When you see this rough beast slouching out of the mist towards you, you’re not sure, exactly, what you’re looking at.
Is it an aftermarket grille conversion? A sign of the apocalypse? Is it a grey-market import from China? You know, one of those cars clearly styled after a western brand, but changed – just that much – to avoid a lawsuit?
The QX80’s mug is nothing if not, erm, distinctive.
Then, as the big blue behemoth comes towards you, you realize that it can’t possibly be a Chinese import because even they couldn’t come up with something as radical looking as the 2015 Infiniti QX80.
Indeed, with its steroid-infused Infiniti-spec grille (four tightly tapering corners, all framing a blacked out convex grille) Cro-Magnon Man forehead hoodline (although, one that’s slightly less prehistoric than that found on the previous-gen QX56), Buick-style side portholes, downward-slanting headlights and curved foglights, the QX80’s mug is nothing if not, erm, distinctive.
Of course, I’ve heard many an argument from friends and from colleagues that it’s distinctive to a fault; some say it’s a bit too much, some say it’s flat-out ugly and others wonder why it was ever designed to look like that in the first place. Indeed, of all the vehicles that I think of when it comes to a comparison, the Mitsuoka Orochi – look it up – immediately comes to mind; that was a car designed with a Japanese aesthetic in mind, to be sold only in the Japanese market. It’s fantastically weird-looking and makes the QX look tame by comparison; as long as it’s parked right beside it. Which, of course, would be a rare occurrence in Canada, so there’s the rub: what works in the Japanese domestic market doesn’t necessarily translate well over here.
At least our tester’s Hermosa Blue paint, strange name notwithstanding (it means “beautiful” in Spanish, so it’s strange to have that attached to this vehicle), kind of hides some of the awkward contours. It’s one of seven available colours, whose names include Majestic White and Asgard Grey (I guess the designers are keen to either show their penchant for Marvel Comics, or that that the big, hulking QX80 has the power of Thor’s hammer).
You know what, though? I’m just not so offended by the styling. Think about it; in this day in age, when so many cars look so similar due to ever stricter crash-test requirements and the need to shape front-ends so they’ll be both strong and able to better slice through the air ahead, it’s nice to see something unique; I’m not sure how Infiniti gets away with it. It’s a funny thing, though; so many of the QX80’s detractors we spoke of earlier – and we’re talking about colleagues of mine who have been in this industry a long, long time – kind of see their arguments run out of steam once the conversation advances past the styling.
Yes, I get it: this is the luxury SUV segment, and looks count for buyers. Having said that, there’s a lot more that also counts and a lot more the QX80 offers.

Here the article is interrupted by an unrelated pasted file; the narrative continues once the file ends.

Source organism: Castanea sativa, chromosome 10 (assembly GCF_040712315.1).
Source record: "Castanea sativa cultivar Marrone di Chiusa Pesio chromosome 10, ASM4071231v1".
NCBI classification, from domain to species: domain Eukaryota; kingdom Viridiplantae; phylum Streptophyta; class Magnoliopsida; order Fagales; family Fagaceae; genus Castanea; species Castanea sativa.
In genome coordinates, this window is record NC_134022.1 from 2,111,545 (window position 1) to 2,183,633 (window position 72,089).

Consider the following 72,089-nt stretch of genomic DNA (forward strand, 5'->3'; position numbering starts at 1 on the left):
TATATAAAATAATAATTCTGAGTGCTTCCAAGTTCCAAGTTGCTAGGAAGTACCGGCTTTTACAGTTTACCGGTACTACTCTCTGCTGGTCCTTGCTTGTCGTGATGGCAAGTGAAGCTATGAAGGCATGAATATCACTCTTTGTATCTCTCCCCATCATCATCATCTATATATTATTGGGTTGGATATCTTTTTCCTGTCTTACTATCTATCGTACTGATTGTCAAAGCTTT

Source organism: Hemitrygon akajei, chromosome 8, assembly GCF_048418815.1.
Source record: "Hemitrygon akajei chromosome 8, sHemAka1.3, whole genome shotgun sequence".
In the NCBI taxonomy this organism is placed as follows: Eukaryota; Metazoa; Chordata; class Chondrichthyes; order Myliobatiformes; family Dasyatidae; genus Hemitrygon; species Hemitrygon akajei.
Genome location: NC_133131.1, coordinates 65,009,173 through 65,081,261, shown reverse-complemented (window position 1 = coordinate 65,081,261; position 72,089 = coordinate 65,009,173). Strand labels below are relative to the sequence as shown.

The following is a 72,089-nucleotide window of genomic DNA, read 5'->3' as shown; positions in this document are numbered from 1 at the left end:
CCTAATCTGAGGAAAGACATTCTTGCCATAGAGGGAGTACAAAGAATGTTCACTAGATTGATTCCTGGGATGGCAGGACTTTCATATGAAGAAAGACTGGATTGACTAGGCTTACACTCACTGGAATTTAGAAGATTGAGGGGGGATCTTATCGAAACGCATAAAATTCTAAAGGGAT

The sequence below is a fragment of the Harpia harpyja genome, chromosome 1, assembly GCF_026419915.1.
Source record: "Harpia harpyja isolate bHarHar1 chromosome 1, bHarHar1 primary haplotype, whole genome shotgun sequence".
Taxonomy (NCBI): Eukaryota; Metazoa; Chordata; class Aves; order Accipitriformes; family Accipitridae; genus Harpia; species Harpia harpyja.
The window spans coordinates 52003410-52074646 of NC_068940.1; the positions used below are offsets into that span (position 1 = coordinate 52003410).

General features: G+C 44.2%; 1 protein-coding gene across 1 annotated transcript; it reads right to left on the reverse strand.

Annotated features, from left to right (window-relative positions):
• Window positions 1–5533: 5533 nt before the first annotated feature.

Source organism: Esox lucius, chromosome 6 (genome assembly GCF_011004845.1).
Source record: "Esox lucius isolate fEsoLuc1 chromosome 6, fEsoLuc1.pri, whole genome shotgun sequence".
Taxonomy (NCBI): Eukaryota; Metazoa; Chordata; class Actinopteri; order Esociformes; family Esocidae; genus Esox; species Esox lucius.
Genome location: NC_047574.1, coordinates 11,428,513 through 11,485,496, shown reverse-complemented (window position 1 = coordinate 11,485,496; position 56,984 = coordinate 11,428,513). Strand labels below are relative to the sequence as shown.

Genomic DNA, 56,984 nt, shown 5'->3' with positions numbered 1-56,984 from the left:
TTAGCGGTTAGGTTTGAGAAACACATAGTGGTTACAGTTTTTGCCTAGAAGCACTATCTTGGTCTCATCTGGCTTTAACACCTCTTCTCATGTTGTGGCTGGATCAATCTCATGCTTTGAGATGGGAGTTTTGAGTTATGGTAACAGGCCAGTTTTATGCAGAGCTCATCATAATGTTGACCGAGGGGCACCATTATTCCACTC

Let’s start with the interior. As is both Infiniti and parent company Nissan’s wont, it’s a well-fastened affair replete with quality materials, nice lighting and a set of intuitive controls that don’t require much more than a cursory glance to identify. The leather/wood steering wheel and some of the wood trim found elsewhere in the cabin does seem a little old school, however. It’s a little at-odds with both the exterior styling (which may be a good thing, depending on your perspective) and the rounded, flared surfaces found throughout the interior. I wonder how it would look with some nice aluminum accents instead? Pretty good, I'll bet.
The seats are an absolute highlight; no, they aren’t of the “Zero-Gravity” variety found on some Nissans, but they’re incredibly comfortable, cushy, supportive and can be heated and cooled, a standard feature. The second row seats, meanwhile, are heated.
The third row seats aren’t, but darned if this isn’t one of the best non-minivan applications of third-row seating that I’ve seen. The middle row flips forwards easily, allowing, well, easy access to the third row. The seats themselves meanwhile, are nearly as cushioned as the first two rows; that’s not something that can be said for much of the QX’s competition. These are seats that are meant to be used, and the fact that there remains 470L of cargo space when they’re up serves as yet another indication of the QX’s third-row worthiness.
If you want to forego the second-row captain’s chairs found on our tester, then a bench seat is available at the same price, providing seating for eight as opposed to seven.
From the interior comfort an access, we move to the tech on offer.
Considering the QX80’s girth, you’d think that Infiniti/Nissan’s AroundView monitoring system is an absolute must, but you’d only be half right. The QX80 is surprisingly easy to maneuver through tight spaces. I found it even easier to park than the QX60 but those strange lines do make it a little tough to know where the thing begins and ends. That’s where AroundView comes in; I’m especially a fan of the top-down camera angle that really lets you place the car within centimetres of your intended resting place. You’ll want to be aware of the QX80’s 1,925 mm overall height when entering parking garages, however.